A valuable primer for helping teens cope with adolescence.




A pediatrician offers advice on raising teens in the 21st century.

In this debut parenting book, Abraham focuses on the experiences of children with varied cultural experiences. She addresses the particular needs of expatriates, immigrants, and those with blended cultural backgrounds while also covering the fundamentals of stress, puberty, brain development, and education that apply to all teens. The author—an American born to South Asian parents, married to a German, and based in the Netherlands—draws on a combination of personal experiences, stories of her patients, the results of a survey she conducted, and existing research on child development. The manual is organized thematically, and each chapter opens with representative questions from parents and teens that are answered at the end. Abraham’s topics include devising communication strategies, establishing self-esteem and resilience, dealing with substance abuse and risky behavior, and managing learning disabilities and other neurological conditions. The author is a strong and fluent writer and does an excellent job of using anecdotes to personalize the big-picture subjects explored in the text. The chapter on brain development is particularly well done, combining scientific information about the physiological factors that often lead teens to make poor decisions with strategies for mitigating the effects of impulsiveness and immaturity in real-world situations (“Provide information on issues before they occur. Consider role play to help young people address peer pressure and make smart choices”). An appendix contains the results of Abraham’s survey of parents and teens, and resources for additional reading are provided in each chapter and in the book’s endnotes. Although the work’s title spotlights teens in cross-cultural contexts, much of the volume is more generally applicable to the age group as a whole. The author occasionally mentions issues that are more particular to children who cross between cultures (different definitions of adulthood in home and local cultures; how to maintain strong connections when moving internationally). Readers who are already well versed in the literature of parenting teens will find little new information here, but those looking for an introduction to the genre will find the book a solid guide.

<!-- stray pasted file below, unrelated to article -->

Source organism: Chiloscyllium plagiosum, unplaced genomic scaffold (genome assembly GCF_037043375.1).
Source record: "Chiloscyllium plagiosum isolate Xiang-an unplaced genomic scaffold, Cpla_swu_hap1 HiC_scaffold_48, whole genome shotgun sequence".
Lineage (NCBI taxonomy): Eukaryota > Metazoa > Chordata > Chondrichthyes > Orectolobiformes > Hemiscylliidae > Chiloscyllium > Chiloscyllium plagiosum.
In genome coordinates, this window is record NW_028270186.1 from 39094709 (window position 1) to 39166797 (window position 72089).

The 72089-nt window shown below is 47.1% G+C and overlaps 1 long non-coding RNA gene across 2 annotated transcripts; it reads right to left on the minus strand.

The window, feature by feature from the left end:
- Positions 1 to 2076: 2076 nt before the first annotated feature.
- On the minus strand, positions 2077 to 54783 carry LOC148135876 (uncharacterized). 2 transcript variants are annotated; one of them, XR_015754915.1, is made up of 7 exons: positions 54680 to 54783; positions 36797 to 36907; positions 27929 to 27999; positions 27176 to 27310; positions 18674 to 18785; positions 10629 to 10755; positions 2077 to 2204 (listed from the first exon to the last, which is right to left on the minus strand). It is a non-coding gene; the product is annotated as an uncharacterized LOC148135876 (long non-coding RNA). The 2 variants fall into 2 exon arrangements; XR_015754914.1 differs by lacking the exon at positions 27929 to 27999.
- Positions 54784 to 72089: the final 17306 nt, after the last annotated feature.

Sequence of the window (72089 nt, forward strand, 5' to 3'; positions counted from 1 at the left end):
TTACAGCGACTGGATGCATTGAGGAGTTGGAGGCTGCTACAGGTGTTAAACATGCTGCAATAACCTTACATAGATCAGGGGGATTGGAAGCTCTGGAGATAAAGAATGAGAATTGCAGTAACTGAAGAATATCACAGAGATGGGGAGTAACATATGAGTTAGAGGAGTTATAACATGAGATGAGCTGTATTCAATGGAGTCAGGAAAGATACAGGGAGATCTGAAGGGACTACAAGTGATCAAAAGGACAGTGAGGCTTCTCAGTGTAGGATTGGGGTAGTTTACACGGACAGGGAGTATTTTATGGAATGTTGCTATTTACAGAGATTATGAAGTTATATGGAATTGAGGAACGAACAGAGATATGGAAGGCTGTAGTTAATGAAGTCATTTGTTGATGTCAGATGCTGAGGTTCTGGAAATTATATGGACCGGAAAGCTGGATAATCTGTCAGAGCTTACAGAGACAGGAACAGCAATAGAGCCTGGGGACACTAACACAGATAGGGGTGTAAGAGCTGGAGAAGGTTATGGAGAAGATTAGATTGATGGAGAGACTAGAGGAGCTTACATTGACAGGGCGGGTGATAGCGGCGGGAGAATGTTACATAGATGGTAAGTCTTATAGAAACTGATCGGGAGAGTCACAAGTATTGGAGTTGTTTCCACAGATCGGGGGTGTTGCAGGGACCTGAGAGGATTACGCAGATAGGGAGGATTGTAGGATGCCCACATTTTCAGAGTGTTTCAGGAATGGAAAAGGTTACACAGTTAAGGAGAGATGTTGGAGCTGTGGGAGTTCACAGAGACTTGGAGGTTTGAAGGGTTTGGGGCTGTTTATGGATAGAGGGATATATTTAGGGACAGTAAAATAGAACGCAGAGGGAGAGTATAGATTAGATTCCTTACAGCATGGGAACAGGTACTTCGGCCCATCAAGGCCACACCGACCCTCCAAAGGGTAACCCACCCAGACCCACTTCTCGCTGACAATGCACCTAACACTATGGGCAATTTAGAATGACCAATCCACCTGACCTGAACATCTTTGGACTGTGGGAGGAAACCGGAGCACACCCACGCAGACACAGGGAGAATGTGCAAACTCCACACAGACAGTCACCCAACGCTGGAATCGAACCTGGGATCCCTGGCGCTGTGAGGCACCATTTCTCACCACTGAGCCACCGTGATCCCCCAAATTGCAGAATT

A valuable primer for helping teens cope with adolescence.

Pub Date: Oct. 1, 2020

ISBN: 978-1-9998808-4-2

Page Count: 424

Publisher: Summertime Publishing

Review Posted Online: Nov. 10, 2020

Kirkus Reviews Issue: Dec. 15, 2020

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This guide to Black culture for White people is accessible but rarely easy.


A former NFL player casts his gimlet eye on American race relations.